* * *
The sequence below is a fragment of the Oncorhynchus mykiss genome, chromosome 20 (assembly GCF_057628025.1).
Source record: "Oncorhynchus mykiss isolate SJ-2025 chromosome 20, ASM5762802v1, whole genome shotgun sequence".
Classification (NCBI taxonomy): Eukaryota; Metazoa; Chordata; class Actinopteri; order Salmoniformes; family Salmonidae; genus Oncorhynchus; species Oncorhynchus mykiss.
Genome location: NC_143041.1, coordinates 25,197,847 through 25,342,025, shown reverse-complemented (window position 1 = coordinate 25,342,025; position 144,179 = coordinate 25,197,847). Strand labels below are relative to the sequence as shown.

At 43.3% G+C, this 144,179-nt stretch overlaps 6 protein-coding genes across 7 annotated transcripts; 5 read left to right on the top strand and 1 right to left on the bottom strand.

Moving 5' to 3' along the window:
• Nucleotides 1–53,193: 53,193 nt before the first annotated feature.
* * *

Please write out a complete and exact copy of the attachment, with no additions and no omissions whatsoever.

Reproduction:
The sequence below is a fragment of the Oncorhynchus mykiss genome, chromosome 20 (assembly GCF_057628025.1).
Source record: "Oncorhynchus mykiss isolate SJ-2025 chromosome 20, ASM5762802v1, whole genome shotgun sequence".
Classification (NCBI taxonomy): Eukaryota; Metazoa; Chordata; class Actinopteri; order Salmoniformes; family Salmonidae; genus Oncorhynchus; species Oncorhynchus mykiss.
Genome location: NC_143041.1, coordinates 25,197,847 through 25,342,025, shown reverse-complemented (window position 1 = coordinate 25,342,025; position 144,179 = coordinate 25,197,847). Strand labels below are relative to the sequence as shown.

At 43.3% G+C, this 144,179-nt stretch overlaps 6 protein-coding genes across 7 annotated transcripts; 5 read left to right on the top strand and 1 right to left on the bottom strand.

Moving 5' to 3' along the window:
• Nucleotides 1–53,193: 53,193 nt before the first annotated feature.